The Japanese Grand Prix has increased dramatically in popularity in recent years, making the Suzuka circuit one of the most atmospheric. Japanese fans are enthusiastic and knowledgable and the setting is fascinating, located 50 kilometres south west of Japan’s third largest and densely populated city, Nagoya, with rural, wild landscapes close by. The track itself is owned by Honda and is a self-contained facility with several hotels and restaurants where many visitors choose to spend the duration of the Grand Prix, but those craving more excitement and luxury, usually stay in one of the nearby cities either Nagoya (an hour’s drive away) or Tokyo (2.5 hours away).
The Hilton Hotel is the most popular option in Nagoya for its central location and excellent amenities. As expected of the hotel group, interiors lean on the edge of corporate, but the Japanese suites are more traditionally decorated with authentic touches such as sliding window doors and tatami mat floors, whilst the King Executive suite is elegantly indulgent with impressive views of the city skyline and spacious living areas for entertaining celebratory dinners post race. The Sir Winston hotel is more regal in appearance, located in a large white columned mansion near the Buddhist Koshoji Temple. The hotel has four excellent restaurants serving Japanese fusion cuisine and Italian food in Villa Scala, which is modeled on a historic opera house with a private garden. There’s also a spa on site that’s a welcome retreat after a busy day on trackside.
The real party atmosphere is found in Tokyo, and whilst the drive is a little longer to the circuit each day, the city is captivating and extraordinarily hectic, and worth exploring at length. The Shangri-La Hotel in the city center is an oriental kind of opulent with richly decorated suites and an unparalleled level of service. Dining here is an experience in itself with two restaurants to choose from; Piacere, the Italian restaurant on Level 28 or Nadaman serving first-class Japanese cuisine on Level 29. The Spa is another highlight, featuring a fully equipped gym, indoor swimming pool with beautiful views over the city and a menu of treatments inspired by Asian curative traditions and rituals. The Mandarin Oriental is another of Tokyo’s modern landmarks and is one of the most impressive properties in the group’s portfolio. It’s a sleek skyscraper hotel fusing contemporary and traditional design, with startling views of the city from the glass encased 37th floor lobby that reach as far as Mount Fuji on a clear day. There’s a selection of Michelin starred restaurants in house; French food in Signature, fresh fish in Sushi Sora, Cantonese food in Sense and the Tapas Molecular Bar. Tokyo is known, in fact, for its food and has the world’s highest volume of Michelin stars in the world. Tempura, fresh sashimi and ramen are the favorite dishes and locals will travel far for across town to taste the perfect noodles and broth. For the best tempura, Daikokuya in the Asakusa neighbourhood is the place to go. The specialty is shrimp tempura served simply over rice and when the main part of the restaurant is too crowded, you can venture to the shop’s annex just round the corner. When it comes to nightlife, many of the city’s districts have stylish clubs and bars to spill into after a late night dinner. La Baron de Paris in Aoyama is one of the most fashionable places to dance, owned by famous designer Marc Newson. The music is eclectic and continues late into the night.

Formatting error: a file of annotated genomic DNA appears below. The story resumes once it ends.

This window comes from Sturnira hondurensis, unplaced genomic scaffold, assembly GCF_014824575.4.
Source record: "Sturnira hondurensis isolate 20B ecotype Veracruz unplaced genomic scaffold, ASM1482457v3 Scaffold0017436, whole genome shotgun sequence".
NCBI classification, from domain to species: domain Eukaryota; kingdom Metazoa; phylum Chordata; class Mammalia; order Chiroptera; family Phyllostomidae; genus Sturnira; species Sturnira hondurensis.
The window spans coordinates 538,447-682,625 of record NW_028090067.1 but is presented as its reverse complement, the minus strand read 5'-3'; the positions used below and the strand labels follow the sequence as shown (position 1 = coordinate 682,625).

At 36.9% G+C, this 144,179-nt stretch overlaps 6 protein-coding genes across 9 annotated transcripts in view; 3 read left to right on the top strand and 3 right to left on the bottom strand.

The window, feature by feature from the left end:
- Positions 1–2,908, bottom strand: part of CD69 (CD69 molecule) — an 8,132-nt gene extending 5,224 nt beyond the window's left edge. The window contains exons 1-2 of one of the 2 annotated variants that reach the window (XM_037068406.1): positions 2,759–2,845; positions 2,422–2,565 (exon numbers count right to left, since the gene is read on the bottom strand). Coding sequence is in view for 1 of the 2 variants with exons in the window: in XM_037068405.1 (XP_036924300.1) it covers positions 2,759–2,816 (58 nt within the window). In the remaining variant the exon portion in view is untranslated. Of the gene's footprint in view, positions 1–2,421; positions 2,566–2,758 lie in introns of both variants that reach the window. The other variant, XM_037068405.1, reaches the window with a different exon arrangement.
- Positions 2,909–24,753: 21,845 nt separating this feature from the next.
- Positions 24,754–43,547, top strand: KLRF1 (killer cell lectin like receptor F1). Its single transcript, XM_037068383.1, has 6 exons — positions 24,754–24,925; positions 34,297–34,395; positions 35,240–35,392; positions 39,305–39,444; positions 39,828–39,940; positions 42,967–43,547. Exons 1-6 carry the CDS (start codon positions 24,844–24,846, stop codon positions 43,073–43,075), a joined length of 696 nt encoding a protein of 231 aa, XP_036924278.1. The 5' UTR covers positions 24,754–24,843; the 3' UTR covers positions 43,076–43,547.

Back at the circuit, the ultimate spectating experience is, as always, the F1 Paddock Club located at the upper entrance of pit building. Guests of the club can enjoy walks round the pit lane, an open bar, gourmet lunch and the company of Grand Prix drivers and teams. There’s also a platform with privileged views of the cars as they whip round the figure of eight style circuit. Aside from racing, Suzuka also offers alternative sources of entertainment including the famous Motopia theme park, the Kur Garden hot springs, gyms, golf courses, tennis courts and bowling alleys.
On an extended visit, the stunning city of Kyoto is well worth a visit located about 80 kilometres away from the race track. Famous for its temples, colorful shrines, imperial palaces and gardens, its a magical place to explore and an interesting insight into the more rural and peaceful side of Japan.